What should my lumbar spine look like?

From front-to-back, your lumbar spine should be straight up and down. This helps to provide strong structural support for the body. From the side, your lumbar spine should have a curvature that curves towards your front with more of a curve at the bottom of your low back and less of a curve at the top. The curve is an oval shape and when you think of curves, think of shock absorption. Too much, too little, or reversal of your lumbar curve has a negative impact on its ability to absorb shock. Your lumbar spine’s ability to absorb shock protects your bones, joints, ligaments, muscles, tendons, discs, nerves, and spinal cord.[1-6]

 

How do I know what my lumbar spine looks like?

 

Do you have a current x-ray of your lumbar spine?

 

If you answered, “No,” then you do not know what your lumbar spine looks like. But don’t feel bad. You can always have a properly trained doctor take x-rays of your lumbar spine and analyze them for you. Did you know there are doctors, physical therapists, trainers and others who think they can predict lumbar spine alignment from posture? Unfortunately, using your outer posture to predict your internal lumbar spine alignment is guessing. It is irresponsible and dangerous to gamble with your low back health by guessing.[7]

 

If you answered, “Yes.” then you may know what your lumbar spine looks like. Several factors affect lumbar spine x-rays. Body positioning, proper x-ray analysis, and a thorough understanding of spinal alignment can mean the difference between a proper and improper understanding of your lumbar spine. These factors depend on the person taking and analyzing your x-ray. “Practice without knowledge is dangerous.”

How can I find a CBP® doctor?

 

You can find the locations and contact information for CBP® doctors at the CBP® Doctors Directory. The CBP® Doctors Directory includes and identifies doctors who have received CBP® training, earned Basic and Advanced Certifications, and those who have achieved Instructor level. Fully equipped and trained CBP® offices are exceptional and may see patients that travel from out of state or country to help with lumbar spine problems.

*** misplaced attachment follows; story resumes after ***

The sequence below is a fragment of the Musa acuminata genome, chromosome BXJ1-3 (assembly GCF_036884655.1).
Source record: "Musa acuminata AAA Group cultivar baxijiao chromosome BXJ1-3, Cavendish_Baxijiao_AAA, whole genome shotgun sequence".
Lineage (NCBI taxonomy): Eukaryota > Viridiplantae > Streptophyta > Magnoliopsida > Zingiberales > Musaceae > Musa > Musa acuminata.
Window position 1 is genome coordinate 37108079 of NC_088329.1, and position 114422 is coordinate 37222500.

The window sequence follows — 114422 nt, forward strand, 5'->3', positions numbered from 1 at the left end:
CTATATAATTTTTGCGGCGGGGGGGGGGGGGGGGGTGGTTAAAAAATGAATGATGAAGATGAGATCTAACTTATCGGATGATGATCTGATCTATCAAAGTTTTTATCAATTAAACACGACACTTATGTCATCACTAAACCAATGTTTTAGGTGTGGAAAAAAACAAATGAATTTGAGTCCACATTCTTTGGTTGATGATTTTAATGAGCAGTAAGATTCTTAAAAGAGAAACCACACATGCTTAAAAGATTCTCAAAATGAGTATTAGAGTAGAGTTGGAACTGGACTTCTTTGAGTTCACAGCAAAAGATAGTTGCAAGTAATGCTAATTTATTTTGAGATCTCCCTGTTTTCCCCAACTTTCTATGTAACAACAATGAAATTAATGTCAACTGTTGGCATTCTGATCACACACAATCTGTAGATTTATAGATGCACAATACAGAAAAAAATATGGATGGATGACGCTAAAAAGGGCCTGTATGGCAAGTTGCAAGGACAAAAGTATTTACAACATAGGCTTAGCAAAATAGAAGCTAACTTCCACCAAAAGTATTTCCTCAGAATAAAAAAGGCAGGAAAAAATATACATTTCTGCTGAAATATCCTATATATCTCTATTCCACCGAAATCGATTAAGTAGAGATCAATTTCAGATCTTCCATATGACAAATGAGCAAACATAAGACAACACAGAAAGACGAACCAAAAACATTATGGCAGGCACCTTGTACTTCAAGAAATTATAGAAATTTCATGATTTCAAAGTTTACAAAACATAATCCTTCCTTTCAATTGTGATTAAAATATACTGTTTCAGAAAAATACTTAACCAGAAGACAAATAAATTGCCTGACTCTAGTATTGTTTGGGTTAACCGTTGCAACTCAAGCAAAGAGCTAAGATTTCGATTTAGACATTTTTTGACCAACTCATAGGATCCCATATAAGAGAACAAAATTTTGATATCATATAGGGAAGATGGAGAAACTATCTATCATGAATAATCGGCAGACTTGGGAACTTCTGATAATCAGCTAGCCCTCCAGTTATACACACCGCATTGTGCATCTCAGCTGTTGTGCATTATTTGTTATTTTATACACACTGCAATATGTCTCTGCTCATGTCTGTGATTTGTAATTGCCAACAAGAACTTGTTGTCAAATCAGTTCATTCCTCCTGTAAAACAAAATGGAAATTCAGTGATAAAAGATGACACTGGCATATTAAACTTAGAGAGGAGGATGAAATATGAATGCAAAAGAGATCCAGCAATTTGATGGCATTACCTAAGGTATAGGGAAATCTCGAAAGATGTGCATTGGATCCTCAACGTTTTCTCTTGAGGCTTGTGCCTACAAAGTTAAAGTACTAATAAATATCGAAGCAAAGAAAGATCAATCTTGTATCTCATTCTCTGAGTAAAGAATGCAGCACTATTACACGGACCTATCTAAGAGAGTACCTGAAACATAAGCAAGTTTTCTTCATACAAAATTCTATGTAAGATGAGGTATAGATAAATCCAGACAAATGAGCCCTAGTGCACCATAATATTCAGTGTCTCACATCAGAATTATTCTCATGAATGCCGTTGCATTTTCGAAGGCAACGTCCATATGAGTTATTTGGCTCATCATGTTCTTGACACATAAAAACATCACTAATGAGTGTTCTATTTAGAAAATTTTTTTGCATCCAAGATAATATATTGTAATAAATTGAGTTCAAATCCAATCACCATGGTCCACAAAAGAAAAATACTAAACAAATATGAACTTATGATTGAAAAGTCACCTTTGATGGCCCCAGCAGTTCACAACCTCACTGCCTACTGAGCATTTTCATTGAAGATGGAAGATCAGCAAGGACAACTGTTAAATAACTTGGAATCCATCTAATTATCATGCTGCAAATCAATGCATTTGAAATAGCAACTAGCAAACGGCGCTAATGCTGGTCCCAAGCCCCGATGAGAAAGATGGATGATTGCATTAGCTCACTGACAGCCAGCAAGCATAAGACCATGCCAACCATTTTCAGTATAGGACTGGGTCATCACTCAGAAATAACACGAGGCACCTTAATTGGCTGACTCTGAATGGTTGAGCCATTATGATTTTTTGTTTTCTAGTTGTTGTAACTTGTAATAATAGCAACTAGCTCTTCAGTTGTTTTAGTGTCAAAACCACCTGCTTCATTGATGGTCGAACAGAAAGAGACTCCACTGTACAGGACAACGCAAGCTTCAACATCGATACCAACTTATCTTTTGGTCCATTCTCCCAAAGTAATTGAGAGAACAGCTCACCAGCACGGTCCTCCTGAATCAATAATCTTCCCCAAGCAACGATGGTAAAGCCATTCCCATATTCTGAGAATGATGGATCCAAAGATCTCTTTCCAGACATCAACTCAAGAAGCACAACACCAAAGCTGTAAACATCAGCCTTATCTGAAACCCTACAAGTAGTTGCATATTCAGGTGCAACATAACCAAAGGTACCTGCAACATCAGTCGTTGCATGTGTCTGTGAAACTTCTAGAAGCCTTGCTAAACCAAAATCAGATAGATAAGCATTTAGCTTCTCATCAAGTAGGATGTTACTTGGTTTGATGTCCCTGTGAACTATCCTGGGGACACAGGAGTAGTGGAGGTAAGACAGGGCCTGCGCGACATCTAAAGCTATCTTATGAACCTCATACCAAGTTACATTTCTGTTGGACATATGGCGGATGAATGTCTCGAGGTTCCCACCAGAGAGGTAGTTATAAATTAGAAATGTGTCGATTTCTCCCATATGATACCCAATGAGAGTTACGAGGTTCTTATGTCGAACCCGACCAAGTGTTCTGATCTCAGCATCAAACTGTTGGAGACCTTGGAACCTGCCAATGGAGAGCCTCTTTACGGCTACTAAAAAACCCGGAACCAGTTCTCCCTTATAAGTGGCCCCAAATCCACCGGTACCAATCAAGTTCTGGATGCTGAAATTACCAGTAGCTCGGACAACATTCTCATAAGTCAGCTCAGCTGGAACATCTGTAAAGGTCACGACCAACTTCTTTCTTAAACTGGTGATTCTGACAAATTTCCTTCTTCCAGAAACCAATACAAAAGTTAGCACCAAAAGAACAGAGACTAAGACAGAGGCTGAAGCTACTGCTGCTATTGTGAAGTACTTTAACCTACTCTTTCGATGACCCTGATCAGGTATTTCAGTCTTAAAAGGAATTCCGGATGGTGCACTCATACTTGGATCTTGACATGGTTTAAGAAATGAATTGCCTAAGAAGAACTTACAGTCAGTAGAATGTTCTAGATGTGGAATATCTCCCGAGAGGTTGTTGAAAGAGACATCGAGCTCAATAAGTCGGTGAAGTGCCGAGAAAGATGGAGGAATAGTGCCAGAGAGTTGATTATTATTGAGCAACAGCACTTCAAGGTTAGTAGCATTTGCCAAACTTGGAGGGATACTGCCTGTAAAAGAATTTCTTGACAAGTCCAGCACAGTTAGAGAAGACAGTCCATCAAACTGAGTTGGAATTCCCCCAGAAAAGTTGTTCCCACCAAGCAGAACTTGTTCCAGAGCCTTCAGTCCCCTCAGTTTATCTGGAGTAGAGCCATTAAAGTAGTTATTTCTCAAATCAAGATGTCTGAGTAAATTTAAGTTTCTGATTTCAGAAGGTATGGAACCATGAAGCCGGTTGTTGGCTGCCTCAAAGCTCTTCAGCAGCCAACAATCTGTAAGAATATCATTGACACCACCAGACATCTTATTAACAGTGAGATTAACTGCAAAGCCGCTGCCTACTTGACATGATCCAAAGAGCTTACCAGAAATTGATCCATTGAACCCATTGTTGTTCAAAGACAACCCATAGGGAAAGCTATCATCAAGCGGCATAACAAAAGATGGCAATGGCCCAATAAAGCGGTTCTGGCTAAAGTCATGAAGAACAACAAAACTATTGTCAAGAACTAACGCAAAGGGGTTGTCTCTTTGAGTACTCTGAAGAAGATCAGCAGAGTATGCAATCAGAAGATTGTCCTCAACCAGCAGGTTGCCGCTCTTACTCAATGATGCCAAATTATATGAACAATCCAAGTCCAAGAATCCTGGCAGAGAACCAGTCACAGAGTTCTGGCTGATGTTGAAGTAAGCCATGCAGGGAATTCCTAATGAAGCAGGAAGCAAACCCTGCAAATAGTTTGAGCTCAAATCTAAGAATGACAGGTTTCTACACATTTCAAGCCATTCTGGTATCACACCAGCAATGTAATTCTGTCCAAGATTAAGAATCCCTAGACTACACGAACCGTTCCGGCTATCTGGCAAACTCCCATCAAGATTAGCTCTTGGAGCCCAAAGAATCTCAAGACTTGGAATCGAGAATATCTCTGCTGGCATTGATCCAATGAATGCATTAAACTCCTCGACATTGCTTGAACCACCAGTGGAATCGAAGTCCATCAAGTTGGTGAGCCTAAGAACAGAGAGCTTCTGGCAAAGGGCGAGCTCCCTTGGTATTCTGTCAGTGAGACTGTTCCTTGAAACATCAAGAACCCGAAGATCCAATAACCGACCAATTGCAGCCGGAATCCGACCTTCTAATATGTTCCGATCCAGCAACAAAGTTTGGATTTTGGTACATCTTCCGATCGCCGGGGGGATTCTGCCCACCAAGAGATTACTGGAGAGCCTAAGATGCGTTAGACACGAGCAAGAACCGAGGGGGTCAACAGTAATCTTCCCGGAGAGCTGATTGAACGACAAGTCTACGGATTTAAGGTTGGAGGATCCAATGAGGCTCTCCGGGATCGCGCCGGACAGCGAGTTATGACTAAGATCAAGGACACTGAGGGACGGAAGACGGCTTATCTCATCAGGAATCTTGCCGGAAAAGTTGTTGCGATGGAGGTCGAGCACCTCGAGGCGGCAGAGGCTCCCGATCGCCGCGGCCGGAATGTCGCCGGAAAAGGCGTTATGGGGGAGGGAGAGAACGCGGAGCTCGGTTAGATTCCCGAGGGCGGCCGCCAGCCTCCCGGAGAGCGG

Chiropractic BioPhysics® (CBP®) is one of the most extensively researched and results-oriented chiropractic techniques in the world. Dr. Justin Favreau is among the few practitioners in Seattle, Washington who is CBP® Advanced Certified. Contact Stability Health Center for your x-ray analysis of your lumbar spine.

 

 

References

  1. Diab AAM, Moustafa IM. The efficacy of lumbar extension traction for sagittal alignment in mechanical low back pain: a randomized trial. J Back Musculoskelet Rehabil. 2013;26(2):213-220.
  2. Moustafa IM, Diab AA. Extension traction treatment for patients with discogenic lumbosacral radiculopathy: a randomized controlled trial. Clin Rehab. 2012;27(1):51-62.
  3. Diab AA, Moustafa IM. Lumbar lordosis rehabilitation for pain and lumbar segmental motion in chronic mechanical low back pain. J Manip Physiol Ther. 2012;35(4):246-253.
  4. Sadler SG, Spink MJ, Ho A, De Jonge XJ, Chuter VH. Restriction in lateral bending range of motion, lumbar lordosis, and hamstring flexibility predicts the development of low back pain: a systematic review of prospective cohort studies. BMC Musculoskelet Disord. 2017 May 5;18(1):179.
  5. Chun SW, Lim CY, Kim K, Hwang J, Chung SG. The relationships between low back pain and lumbar lordosis: a systematic review and meta-analysis. Spine J. 2017 Aug;17(8):1180-1191.
  6. Pellisé F, Vila-Casademunt A, Ferrer M, Domingo-Sàbat M, Bagó J, Pérez-Grueso FJ, Alanay A, Mannion AF, Acaroglu E; European Spine Study Group, ESSG. Impact on health related quality of life of adult spinal deformity (ASD) compared with other chronic conditions. Eur Spine J. 2015 Jan;24(1):3-11.
  7. Oakley PA, Cuttler JM, Harrison DE. Xray imaging is essential for contemporary chiropractic and manual therapy spinal rehabilitation: radiography increases benefits and reduces risks. Dose Response 2018;April-June: 1-7

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